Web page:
Oxford Picture Dictionary English/Japanese

Score:
5 / 10
Pros:
loads of Japanese language vocabulary sorted by topic; glossy, colorful pages full of pictures; each picture corresponds immediately to vocab words on the page; thematic arrangement into categories and subcategories works wonderfully; solid, well thought out choice of vocab words; questions & even activities on many pages; index reference page numbers for every Japanese & English vocab word

Cons:
using this as a language learning course book requires careful consideration; not really a dictionary nor a language learning course; all words in full Japanese script (kana & kanji) with no transliteration or pronunciation help, meaning that beginners will need another resource to be able to read the vocabulary; any use requires a lot of memorization; language learning resources in book clearly intended for classroom study; clearly intended for Japanese students learning English


The Oxford Picture Dictionary English/Japanese isn’t so much a dictionary as it is a topicalized, themed vocabulary book with exercises and suggestions for further study. If you’re learning to speak Japanese, its glossy, colorful, picture-driven pages with matching vocabulary words may help you expand and contextualize your understanding of Japanese words.

The book’s content – roughly 200 pages – is broken down into general language categories like people, food, work, means of study and plants & animals. Subcategories take up one to two pages apiece, and tackle more specific topics like daily routines, feelings, a family reunion (people) or a grocery store, a restaurant (food).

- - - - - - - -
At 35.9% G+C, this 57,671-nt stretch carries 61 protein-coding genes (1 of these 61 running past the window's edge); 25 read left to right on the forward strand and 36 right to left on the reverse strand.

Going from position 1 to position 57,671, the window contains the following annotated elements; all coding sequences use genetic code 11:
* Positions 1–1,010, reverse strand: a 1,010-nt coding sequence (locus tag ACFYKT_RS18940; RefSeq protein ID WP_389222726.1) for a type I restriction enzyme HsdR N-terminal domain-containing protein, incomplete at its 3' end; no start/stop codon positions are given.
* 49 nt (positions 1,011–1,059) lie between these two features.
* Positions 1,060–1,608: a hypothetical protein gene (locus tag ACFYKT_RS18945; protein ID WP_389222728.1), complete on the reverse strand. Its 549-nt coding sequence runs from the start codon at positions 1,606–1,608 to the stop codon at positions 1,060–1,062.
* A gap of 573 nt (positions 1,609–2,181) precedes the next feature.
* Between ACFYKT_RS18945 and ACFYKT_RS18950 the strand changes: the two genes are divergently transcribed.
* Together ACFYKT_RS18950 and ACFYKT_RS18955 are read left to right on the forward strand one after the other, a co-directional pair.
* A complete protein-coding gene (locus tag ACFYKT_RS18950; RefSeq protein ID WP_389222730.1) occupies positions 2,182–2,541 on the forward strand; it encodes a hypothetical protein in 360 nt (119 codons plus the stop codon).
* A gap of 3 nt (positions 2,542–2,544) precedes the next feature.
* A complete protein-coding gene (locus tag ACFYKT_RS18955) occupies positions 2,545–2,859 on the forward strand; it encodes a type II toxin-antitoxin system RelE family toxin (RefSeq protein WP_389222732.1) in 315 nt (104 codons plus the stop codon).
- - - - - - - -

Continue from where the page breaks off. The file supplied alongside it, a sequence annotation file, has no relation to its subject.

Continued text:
Some pages have large illustrations while others have a range of drawings in smaller, thumbnail-like boxes. The pictures are always in full color. In every case, numbers or letters within each picture indicate the concept associated with a particular vocabulary word found below or to the side of the image (so a #20 on a girl’s rain boots is easy to locate below the picture: “20. rain boots”).

This “dictionary” goes a bit beyond vocabulary by including helpful questions to stimulate vocabulary use, practice and further discussion. A few pages even include reading exercises and further activities, although these really show how the book is intended for ESL learners, since all questions and readings are in English only.

Japanese words are written in full script, including kanji and kana, which makes the vocabulary difficult to read for beginners (impossible if you haven’t studied katakana and hiragana, and just plain difficult if you haven’t mastered kanji or, at least, bought a kanji reference dictionary). The book ends with brief tidbits about grammar and pronunciation, along with a most useful vocabulary index (both English and Japanese), giving page numbers for every vocabulary word in the book.

The Oxford Picture Dictionary presents a colorful, sleek, organized and highly visual overview of a good deal of basic Japanese vocabulary. It even crafts questions and activities to help students learn words, and the book is fully searchable through the index. With all this useful material, what are the downsides? It’s not really a dictionary, and requires too much memorization to be used as a lesson coursebook as is.

The Japanese script without any furigana or transliteration makes it a chore at best to decipher each word, especially words in kanji. The text is clearly aimed at ESL learners, and leaves its other potential audience – Japanese learners – in the dark by failing to include the kind of information you would need to read these words. If you’re happy settling for a snazzy, thematic vocabulary reference that requires a bit of work to use, you’ll likely be satisfied with your purchase.

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